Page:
Pubdate: Wed, 24 Aug 2016
Source: Trentonian, The (NJ)
Copyright: 2016 The Trentonian
Author: Isaac Avilucea


TRENTON - Wearing a tailored gray pinstripe suit and a ganja chain 
dangling from his neck, Trenton's well-known marijuana activist 
showed up more than 15 minutes late to court Tuesday for his 
arraignment where prosecutors formally extended a plea offer that 
could send him to prison for years.

Ed "NJ Weedman" Forchion pleaded not guilty to 11 drug-related 
charges and was offered a 7-year plea to admit guilt to distributing 
drugs within 1,000 feet of the Daylight/Twilight School in Trenton. 
Forchion would have to spend three and a half years in prison, 
prosecutors said, because his past drug convictions make him an 
"extended-term" offender.

Forchion and his attorney, Edward Heyburn, called the offer 
"ridiculous," saying they don't believe the charge will hold up 
because of the distance between the school and Forchion's downtown businesses.

The indictment says the school sits on the 500 block of Edgewood 
Avenue, about a mile and half by car from NJ Weedman's Joint at 322 
East State Street, according to Google Maps. Daylight/Twilight is 
actually located at 135 East Hanover Street, which is less than a 
quarter mile from Forchion's restaurant.

"I wanted to fall out laughing," Forchion said. "That's absurd."

Forchion said after the hearing in front of Judge Anthony Massi that 
he will not accept any offer from prosecutors and plans to convince a 
jury to acquit him by arguing the state's drug laws are unjust.

The tack is known as jury nullification and was unsuccessfully 
employed by a Mays Landing man who was sentenced this year to 17 
years in prison for growing 17 marijuana plants.

Jon Peditto's case drew attention from marijuana activists like 
Forchion, who showed up to support him at sentencing.

Forchion says he feels his case is different from Peditto, who had an 
"image" problem with the jury.

Forchion admits he "can be an a-hole," turning to his girlfriend and 
life partner for confirmation, but he knows when to turn on the charm 
for the jury.

"I am not being bribed out of my right to a fair trial with a plea of 
leniency," he said. "I have a right to face a jury of my peers. The 
prosecution in this state cannot put me in prison without the 
authority of a jury. I absolutely do not think a jury is gonna 
convict me of these marijuana charges in this day and age."

At the hearing, Heyburn addressed several issues, specifically 
Assistant Prosecutor Stephanie Katz's request to keep secret the 
identity of a confidential informant who allegedly purchased 
marijuana from Forchion at least four times at his business.

The indictment reflects purchases on March 15, March 22, March 30 and April 15.

The last "controlled buy" took place about two weeks before the April 
27 raid of Forchion's restaurant, smoke shop and cannabis church.

Forchion said he never sold weed to anyone and contends patrons at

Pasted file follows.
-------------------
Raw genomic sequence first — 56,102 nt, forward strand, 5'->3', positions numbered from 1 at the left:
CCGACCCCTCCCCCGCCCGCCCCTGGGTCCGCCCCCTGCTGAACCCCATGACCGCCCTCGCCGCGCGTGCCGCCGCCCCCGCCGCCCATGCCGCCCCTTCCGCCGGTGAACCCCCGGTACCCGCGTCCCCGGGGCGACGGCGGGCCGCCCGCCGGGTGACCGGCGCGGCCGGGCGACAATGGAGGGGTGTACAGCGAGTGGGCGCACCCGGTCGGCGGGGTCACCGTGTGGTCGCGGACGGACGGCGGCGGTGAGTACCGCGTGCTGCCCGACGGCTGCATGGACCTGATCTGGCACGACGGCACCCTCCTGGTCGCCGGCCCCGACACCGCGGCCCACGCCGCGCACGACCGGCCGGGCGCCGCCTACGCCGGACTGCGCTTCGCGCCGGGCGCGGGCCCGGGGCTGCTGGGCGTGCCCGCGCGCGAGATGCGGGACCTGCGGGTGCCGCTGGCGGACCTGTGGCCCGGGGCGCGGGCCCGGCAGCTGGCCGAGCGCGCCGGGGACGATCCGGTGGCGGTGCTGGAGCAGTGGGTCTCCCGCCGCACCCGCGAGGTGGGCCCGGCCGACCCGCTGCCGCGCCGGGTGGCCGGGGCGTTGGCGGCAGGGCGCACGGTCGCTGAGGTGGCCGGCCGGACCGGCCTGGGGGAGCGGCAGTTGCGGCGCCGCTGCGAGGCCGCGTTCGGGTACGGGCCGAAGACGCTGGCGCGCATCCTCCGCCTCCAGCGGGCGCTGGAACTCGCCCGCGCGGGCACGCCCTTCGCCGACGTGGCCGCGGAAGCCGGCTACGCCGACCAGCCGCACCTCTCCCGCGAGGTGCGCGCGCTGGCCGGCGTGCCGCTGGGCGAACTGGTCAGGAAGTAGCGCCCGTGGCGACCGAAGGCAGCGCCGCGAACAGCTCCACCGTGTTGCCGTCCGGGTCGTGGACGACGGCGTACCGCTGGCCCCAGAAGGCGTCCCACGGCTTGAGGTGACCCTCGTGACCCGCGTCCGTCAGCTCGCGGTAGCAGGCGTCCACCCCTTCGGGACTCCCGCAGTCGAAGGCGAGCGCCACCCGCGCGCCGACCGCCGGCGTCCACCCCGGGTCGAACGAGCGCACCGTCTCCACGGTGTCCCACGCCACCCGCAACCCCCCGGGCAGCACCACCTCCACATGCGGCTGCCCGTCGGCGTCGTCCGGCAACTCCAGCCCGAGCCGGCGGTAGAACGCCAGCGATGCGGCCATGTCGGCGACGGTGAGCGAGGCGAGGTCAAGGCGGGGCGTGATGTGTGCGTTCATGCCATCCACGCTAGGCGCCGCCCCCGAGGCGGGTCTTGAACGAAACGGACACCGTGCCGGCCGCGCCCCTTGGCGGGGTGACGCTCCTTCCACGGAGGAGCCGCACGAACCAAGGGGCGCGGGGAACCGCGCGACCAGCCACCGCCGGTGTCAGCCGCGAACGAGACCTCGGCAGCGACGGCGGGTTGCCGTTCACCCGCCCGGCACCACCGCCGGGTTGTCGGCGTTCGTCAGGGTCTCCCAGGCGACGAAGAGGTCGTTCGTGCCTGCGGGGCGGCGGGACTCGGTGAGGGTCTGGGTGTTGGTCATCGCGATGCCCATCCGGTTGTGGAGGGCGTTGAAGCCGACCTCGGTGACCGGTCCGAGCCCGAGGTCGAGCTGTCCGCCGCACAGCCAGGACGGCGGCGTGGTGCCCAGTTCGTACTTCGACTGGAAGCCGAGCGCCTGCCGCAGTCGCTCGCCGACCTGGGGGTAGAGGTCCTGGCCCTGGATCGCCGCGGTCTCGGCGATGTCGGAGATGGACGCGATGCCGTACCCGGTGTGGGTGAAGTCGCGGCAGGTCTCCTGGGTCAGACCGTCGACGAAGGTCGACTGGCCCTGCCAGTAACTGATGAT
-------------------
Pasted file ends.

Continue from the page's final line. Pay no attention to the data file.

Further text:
his businesses shared weed.

"There was weed there," he said. "I'd be embarrassed if there wasn't."

Forchion points out police didn't start making a case against him 
until after he sued the city and accused a high-ranking police 
captain of lying in an affidavit, claiming 30 people fought outside 
his East State Street joint months before the raid.

Heyburn said prosecutors' case, which hinges on whether police had 
probable cause for the raid in which authorities said they seized 
$19,000 worth of marijuana, is already "crumbling." He plans to 
vigorously fight for the name of the undercover informant.

Heyburn has filed numerous filings in civil and criminal court, 
contesting various aspects of the case.

Forchion intends to sue the city for false arrest and is also 
fighting forfeiture of more than $400 seized from his businesses 
during the raid.

Heyburn said prosecutors must show the money was from illicit drug 
proceeds if they want to keep it.

For his part, Forchion has criticized the state's forfeiture laws, 
which one libertarian think tank said were some of the worst in the 
nation, after his iconic Weedmobile was crushed.

Of the ardent marijuana supporter's problems, showing up to court on 
time might be the biggest.

Free on bail, Forchion walked into court "beyond fashionably late," 
wearing a suave tailored ensemble from Byer's Men's Shop in Trenton.

Forchion hopes to break out the "ganja green" suit at a later court 
appearance. He is scheduled to return to court in October, if he can 
make it that long.

Forchion sauntered in around 9:17 a.m. for a 9 a.m. court hearing.

"Apparently Weed Time is different than Eastern Standard time," 
Heyburn said in the hallways after calling his client to see where he was.

Forchion, who was also late for a court appearance earlier this 
month, apologized when he walked into court.

Massi waited patiently in chambers for the Weedman's arrival. He came 
out several times to say he "was ready to go at 9 o'clock."

The judge did not issue a bench warrant for Forchion, sternly warning 
him to be on time or call ahead if he is late.

"I feel like an idiot," Forchion told his attorney. "We left in 
plenty of time and hit traffic."
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